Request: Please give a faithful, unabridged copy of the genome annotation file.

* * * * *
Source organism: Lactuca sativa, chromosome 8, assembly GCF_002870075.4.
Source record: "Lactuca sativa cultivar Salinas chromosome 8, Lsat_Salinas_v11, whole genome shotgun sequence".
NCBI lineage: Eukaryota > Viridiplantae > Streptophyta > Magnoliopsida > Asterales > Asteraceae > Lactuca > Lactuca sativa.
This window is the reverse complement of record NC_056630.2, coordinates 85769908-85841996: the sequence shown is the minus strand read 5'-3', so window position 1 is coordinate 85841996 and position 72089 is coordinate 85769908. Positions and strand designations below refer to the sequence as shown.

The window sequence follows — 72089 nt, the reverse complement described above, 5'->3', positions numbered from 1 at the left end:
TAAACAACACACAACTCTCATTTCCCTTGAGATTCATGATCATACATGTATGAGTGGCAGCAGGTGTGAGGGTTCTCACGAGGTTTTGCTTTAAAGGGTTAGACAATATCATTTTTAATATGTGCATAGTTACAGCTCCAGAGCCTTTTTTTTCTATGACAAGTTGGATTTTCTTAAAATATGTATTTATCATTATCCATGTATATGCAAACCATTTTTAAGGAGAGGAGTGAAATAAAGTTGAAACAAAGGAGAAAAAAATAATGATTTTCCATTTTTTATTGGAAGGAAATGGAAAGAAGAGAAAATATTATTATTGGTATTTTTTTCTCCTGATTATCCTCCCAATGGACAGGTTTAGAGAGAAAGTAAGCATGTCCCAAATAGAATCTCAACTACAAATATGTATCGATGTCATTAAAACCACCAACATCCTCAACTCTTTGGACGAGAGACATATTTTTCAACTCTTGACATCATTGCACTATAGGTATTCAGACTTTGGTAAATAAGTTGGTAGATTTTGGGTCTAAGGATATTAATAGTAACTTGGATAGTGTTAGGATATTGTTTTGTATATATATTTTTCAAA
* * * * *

Source organism: Lactuca sativa, chromosome 8, assembly GCF_002870075.4.
Source record: "Lactuca sativa cultivar Salinas chromosome 8, Lsat_Salinas_v11, whole genome shotgun sequence".
NCBI lineage: Eukaryota > Viridiplantae > Streptophyta > Magnoliopsida > Asterales > Asteraceae > Lactuca > Lactuca sativa.
This window is the reverse complement of record NC_056630.2, coordinates 85769908-85841996: the sequence shown is the minus strand read 5'-3', so window position 1 is coordinate 85841996 and position 72089 is coordinate 85769908. Positions and strand designations below refer to the sequence as shown.

The window sequence follows — 72089 nt, the reverse complement described above, 5'->3', positions numbered from 1 at the left end:
TAAACAACACACAACTCTCATTTCCCTTGAGATTCATGATCATACATGTATGAGTGGCAGCAGGTGTGAGGGTTCTCACGAGGTTTTGCTTTAAAGGGTTAGACAATATCATTTTTAATATGTGCATAGTTACAGCTCCAGAGCCTTTTTTTTCTATGACAAGTTGGATTTTCTTAAAATATGTATTTATCATTATCCATGTATATGCAAACCATTTTTAAGGAGAGGAGTGAAATAAAGTTGAAACAAAGGAGAAAAAAATAATGATTTTCCATTTTTTATTGGAAGGAAATGGAAAGAAGAGAAAATATTATTATTGGTATTTTTTTCTCCTGATTATCCTCCCAATGGACAGGTTTAGAGAGAAAGTAAGCATGTCCCAAATAGAATCTCAACTACAAATATGTATCGATGTCATTAAAACCACCAACATCCTCAACTCTTTGGACGAGAGACATATTTTTCAACTCTTGACATCATTGCACTATAGGTATTCAGACTTTGGTAAATAAGTTGGTAGATTTTGGGTCTAAGGATATTAATAGTAACTTGGATAGTGTTAGGATATTGTTTTGTATATATATTTTTCAAA